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J Biol Chem. 1998 Jul 3;273(27):16631-4.

Mechanism of action of human P-glycoprotein ATPase activity. Photochemical cleavage during a catalytic transition state using orthovanadate reveals cross-talk between the two ATP sites.

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Laboratory of Cell Biology, Division of Basic Sciences, National Cancer Institute, National Institutes of Health, Bethesda, Maryland 20892, USA.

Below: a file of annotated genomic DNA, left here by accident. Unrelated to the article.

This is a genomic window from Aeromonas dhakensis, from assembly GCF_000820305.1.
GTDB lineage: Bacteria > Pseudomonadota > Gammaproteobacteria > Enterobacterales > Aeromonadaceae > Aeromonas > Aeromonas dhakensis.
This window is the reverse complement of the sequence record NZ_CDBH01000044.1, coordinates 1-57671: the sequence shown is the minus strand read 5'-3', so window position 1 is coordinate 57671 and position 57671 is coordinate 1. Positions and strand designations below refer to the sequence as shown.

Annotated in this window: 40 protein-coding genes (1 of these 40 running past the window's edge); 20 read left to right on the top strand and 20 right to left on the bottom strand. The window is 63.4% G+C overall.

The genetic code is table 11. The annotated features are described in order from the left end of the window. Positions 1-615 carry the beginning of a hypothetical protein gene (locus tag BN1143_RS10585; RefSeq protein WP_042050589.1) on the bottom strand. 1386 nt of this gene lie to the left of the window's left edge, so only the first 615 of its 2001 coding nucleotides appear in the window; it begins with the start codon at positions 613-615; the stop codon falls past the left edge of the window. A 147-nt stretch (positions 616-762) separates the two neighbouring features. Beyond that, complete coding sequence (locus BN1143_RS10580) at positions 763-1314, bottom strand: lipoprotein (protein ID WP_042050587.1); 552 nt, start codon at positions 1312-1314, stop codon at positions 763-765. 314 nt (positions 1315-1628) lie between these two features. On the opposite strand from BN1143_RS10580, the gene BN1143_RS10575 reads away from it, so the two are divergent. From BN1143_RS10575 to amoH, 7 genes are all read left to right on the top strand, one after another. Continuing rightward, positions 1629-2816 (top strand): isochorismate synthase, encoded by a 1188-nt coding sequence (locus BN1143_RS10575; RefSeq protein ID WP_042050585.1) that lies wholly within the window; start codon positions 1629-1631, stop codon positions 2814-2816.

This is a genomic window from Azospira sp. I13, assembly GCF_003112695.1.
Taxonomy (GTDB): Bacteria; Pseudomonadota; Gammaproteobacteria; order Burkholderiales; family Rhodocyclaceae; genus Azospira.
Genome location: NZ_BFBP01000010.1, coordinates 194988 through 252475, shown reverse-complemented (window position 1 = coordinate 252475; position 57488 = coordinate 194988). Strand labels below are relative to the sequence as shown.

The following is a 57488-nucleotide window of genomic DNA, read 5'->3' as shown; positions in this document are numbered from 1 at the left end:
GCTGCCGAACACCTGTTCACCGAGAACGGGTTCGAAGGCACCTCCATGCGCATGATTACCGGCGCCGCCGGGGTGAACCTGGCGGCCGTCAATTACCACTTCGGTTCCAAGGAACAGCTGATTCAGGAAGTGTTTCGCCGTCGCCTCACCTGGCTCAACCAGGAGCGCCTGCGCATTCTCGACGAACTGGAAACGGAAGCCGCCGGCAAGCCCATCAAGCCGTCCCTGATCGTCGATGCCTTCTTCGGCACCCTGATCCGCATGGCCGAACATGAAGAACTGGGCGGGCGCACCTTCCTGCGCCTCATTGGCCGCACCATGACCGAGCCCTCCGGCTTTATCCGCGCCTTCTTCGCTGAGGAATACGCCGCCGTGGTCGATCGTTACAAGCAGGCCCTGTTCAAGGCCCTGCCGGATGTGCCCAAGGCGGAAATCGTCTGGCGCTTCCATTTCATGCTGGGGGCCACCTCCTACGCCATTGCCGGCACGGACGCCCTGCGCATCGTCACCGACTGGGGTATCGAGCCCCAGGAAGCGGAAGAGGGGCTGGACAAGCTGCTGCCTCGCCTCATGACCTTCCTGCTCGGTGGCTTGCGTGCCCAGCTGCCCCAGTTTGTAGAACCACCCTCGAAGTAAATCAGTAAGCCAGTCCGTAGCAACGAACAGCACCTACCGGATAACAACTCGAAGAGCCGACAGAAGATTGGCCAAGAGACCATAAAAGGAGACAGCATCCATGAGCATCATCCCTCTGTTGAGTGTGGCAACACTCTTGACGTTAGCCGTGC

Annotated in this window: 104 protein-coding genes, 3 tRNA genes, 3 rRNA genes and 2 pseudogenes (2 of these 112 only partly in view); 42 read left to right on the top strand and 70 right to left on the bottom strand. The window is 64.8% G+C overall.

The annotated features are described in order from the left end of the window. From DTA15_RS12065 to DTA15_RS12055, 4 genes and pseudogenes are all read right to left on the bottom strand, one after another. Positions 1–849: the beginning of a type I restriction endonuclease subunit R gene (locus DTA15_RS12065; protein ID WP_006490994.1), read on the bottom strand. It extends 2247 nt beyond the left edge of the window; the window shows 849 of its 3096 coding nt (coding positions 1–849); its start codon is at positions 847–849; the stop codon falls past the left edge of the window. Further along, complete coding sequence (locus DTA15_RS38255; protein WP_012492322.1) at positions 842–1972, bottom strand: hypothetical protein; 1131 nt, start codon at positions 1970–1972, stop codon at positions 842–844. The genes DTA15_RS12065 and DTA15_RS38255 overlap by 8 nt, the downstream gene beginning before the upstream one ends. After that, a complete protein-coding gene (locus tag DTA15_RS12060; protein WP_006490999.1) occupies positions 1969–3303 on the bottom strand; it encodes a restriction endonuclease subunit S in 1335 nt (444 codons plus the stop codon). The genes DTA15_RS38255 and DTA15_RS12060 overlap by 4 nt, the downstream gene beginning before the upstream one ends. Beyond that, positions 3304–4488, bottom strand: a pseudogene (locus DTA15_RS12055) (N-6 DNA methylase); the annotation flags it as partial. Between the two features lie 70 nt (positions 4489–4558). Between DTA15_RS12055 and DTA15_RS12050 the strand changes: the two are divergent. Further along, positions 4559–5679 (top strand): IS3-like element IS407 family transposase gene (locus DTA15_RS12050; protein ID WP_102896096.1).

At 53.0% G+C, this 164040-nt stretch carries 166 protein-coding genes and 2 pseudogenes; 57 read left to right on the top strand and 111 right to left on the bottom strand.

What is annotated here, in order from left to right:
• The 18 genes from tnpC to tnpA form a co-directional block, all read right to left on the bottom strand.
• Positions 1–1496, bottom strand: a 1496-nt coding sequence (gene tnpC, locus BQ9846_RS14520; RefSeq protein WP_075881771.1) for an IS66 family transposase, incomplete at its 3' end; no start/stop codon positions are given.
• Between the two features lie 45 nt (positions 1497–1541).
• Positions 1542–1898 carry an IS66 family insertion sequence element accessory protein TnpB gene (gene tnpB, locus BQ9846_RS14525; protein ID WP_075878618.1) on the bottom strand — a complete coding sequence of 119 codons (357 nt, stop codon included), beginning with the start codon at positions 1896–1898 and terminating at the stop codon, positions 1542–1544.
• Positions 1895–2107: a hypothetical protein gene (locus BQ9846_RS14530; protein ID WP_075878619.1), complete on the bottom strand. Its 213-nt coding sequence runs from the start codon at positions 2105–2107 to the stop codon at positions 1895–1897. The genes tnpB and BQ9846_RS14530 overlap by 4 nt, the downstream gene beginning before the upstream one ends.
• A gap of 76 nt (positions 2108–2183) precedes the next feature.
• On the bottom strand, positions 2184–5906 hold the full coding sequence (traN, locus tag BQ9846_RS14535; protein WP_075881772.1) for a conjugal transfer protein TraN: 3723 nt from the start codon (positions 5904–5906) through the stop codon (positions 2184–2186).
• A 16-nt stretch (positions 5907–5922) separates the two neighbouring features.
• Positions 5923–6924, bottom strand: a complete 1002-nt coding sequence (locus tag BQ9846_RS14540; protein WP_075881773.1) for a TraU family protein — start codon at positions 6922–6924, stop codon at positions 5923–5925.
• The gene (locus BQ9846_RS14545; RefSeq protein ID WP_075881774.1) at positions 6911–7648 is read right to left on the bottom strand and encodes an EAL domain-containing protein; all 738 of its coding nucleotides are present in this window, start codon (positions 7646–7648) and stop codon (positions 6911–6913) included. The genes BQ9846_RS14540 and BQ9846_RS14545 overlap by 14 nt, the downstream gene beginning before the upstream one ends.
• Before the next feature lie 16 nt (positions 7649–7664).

Human P-glycoprotein (P-gp), an ATP-dependent efflux pump responsible for cross-resistance of human cancers to a variety of lipophilic compounds, is composed of two homologous halves, each containing six transmembrane domains and an ATP-binding/utilization domain. To determine whether each site can hydrolyze ATP simultaneously, we used an orthovanadate (Vi)-induced ADP-trapping technique (P-gp.MgADP.Vi). In analogy with other ATPases, a photochemical peptide bond cleavage reaction occurs within the Walker A nucleotide binding domain consensus sequence (GX4GK(T/S)) when the molecule is trapped with Vi in an inhibited catalytic transition state (P-gp.MgADP.Vi) and incubated in the presence of ultraviolet light. Upon reconstitution into proteoliposomes, histidine-tagged purified P-gp from baculovirus-infected insect cells had drug-stimulated ATPase activity. Reconstituted P-gp was incubated with either ATP or 8-azido-ATP in the presence or absence of Vi under ultraviolet (365 nm) light on ice for 60 min. The resultant products were separated by SDS-polyacrylamide gel electrophoresis and subjected to immunoblotting with seven different human P-gp-specific antibodies covering the entire length of the molecule. Little to no degradation of P-gp was observed in the absence of Vi. In the presence of Vi, products of approximately 28, 47, 94, and 110 kDa were obtained, consistent with predicted molecular weights from cleavage at either of the ATP sites but not both sites. An additional Vi-dependent cleavage site was detected at or near the trypsin site in the linker region of P-gp. These results suggest that both the amino- and carboxyl-terminal ATP sites can hydrolyze ATP. However, there is no evidence that ATP can be hydrolyzed simultaneously by both sites.

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